However, it is clear that a change is being made and it is evident from the paintings on the wall, that the Chambers of both the Commons and the Lords in 2018 are vastly different to those depicted from as late as twenty years ago. The role of Black Rod was given to Sarah Clarke, meaning that for the first time in history a women is responsible for maintaining the buildings, services, and security of the Palace of Westminster. The Lord that was introduced on my second day was a women, The Lord Bishop of Bristol, Rt Rev Vivienne Faull. In addition to this, one of the most refreshing moments of the week was hearing the MP of Stoke-on-Trent North, Ruth Smeeth, encouraging the girls from a School Council in her constituency to pursue careers in politics and make sure that their voices are heard.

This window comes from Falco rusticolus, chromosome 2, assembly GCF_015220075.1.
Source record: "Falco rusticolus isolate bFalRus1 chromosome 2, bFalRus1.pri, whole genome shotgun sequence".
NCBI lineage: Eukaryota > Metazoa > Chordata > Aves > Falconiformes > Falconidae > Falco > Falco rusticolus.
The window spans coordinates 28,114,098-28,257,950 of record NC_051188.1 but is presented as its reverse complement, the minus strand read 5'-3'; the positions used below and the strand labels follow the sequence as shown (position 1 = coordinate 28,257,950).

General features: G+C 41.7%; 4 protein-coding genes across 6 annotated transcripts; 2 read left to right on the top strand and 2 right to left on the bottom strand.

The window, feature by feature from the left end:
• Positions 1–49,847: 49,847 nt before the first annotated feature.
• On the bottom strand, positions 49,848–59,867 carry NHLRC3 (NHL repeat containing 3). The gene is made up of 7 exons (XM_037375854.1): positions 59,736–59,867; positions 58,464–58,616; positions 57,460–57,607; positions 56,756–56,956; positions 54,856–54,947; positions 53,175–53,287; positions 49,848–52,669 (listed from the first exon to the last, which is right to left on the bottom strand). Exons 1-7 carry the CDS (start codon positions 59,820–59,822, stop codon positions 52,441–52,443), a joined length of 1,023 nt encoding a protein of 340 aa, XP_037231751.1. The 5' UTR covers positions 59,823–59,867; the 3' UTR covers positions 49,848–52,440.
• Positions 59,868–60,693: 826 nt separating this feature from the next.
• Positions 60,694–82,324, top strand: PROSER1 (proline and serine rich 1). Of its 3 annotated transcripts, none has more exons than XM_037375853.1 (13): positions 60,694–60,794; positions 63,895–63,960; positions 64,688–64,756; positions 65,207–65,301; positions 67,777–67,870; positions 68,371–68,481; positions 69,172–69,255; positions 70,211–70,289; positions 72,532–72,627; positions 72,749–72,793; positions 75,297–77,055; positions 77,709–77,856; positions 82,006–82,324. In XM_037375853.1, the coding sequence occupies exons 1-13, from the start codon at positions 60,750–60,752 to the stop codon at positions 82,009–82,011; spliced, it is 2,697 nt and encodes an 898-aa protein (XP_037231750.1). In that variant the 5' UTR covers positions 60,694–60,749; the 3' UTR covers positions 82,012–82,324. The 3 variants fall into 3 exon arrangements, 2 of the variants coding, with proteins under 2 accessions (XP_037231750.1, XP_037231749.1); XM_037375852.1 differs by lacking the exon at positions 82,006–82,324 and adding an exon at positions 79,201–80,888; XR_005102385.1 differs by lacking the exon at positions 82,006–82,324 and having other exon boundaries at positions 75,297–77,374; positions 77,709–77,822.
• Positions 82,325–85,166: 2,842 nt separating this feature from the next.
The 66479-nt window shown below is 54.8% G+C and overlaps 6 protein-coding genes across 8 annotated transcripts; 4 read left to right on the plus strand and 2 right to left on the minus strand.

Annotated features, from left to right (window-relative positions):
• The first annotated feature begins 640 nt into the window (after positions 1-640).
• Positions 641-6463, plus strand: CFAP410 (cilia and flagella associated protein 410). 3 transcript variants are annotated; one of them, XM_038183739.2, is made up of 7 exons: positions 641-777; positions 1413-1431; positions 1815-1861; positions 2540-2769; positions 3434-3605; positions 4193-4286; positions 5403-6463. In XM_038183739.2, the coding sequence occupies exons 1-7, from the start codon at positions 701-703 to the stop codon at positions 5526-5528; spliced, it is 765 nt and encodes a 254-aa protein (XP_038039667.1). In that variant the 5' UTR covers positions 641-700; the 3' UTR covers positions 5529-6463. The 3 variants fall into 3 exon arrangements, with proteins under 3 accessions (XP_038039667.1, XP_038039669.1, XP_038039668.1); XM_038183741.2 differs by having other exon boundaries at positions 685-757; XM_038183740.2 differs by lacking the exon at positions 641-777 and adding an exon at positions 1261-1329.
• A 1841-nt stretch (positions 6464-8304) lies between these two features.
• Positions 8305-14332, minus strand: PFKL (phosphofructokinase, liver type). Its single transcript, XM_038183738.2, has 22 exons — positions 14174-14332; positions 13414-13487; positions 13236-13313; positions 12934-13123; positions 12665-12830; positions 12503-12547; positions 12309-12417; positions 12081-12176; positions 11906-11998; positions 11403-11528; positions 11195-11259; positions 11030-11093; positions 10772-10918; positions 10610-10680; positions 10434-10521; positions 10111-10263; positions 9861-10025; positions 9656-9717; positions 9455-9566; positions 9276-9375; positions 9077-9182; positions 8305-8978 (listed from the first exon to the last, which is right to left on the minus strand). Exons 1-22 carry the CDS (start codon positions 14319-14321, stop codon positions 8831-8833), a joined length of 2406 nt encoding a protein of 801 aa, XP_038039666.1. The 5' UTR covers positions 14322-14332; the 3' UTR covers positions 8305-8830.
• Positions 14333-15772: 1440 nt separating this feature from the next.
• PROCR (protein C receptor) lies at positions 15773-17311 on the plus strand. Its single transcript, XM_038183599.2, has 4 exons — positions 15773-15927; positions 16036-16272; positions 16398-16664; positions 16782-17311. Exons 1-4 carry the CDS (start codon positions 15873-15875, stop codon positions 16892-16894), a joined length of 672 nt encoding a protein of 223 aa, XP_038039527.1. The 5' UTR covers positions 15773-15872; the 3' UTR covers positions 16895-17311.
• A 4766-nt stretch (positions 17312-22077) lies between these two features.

Within the Houses of Parliament, suffrage is recognised as a vital component in the establishment of modern political liberty. Lord Clarke took me to the Chapel of St Mary Undercoft which lies beneath Westminster Hall. Here, Emily Davison hid in a broom cupboard on the night of the 1911 census so that her address would be recorded as the Houses of Parliament and was eventually discovered by a member of the cleaning staff. It is recorded on the census under her postal address that on the night of the 1911 census, she was “found hiding in the crypt of Westminster Hall.” Later Emily Davison was famed for her historic death at the Epsom Derby in 1913. Tony Benn said in the House of Commons in 2001: ‘I have put up several plaques—quite illegally, without permission; I screwed them up myself. One was in the broom cupboard to commemorate Emily Wilding Davison, and another celebrated the people who fought for democracy and those who run the House. If one walks around this place, one sees statues of people, not one of whom believed in democracy, votes for women or anything else. We have to be sure that we are a workshop and not a museum.’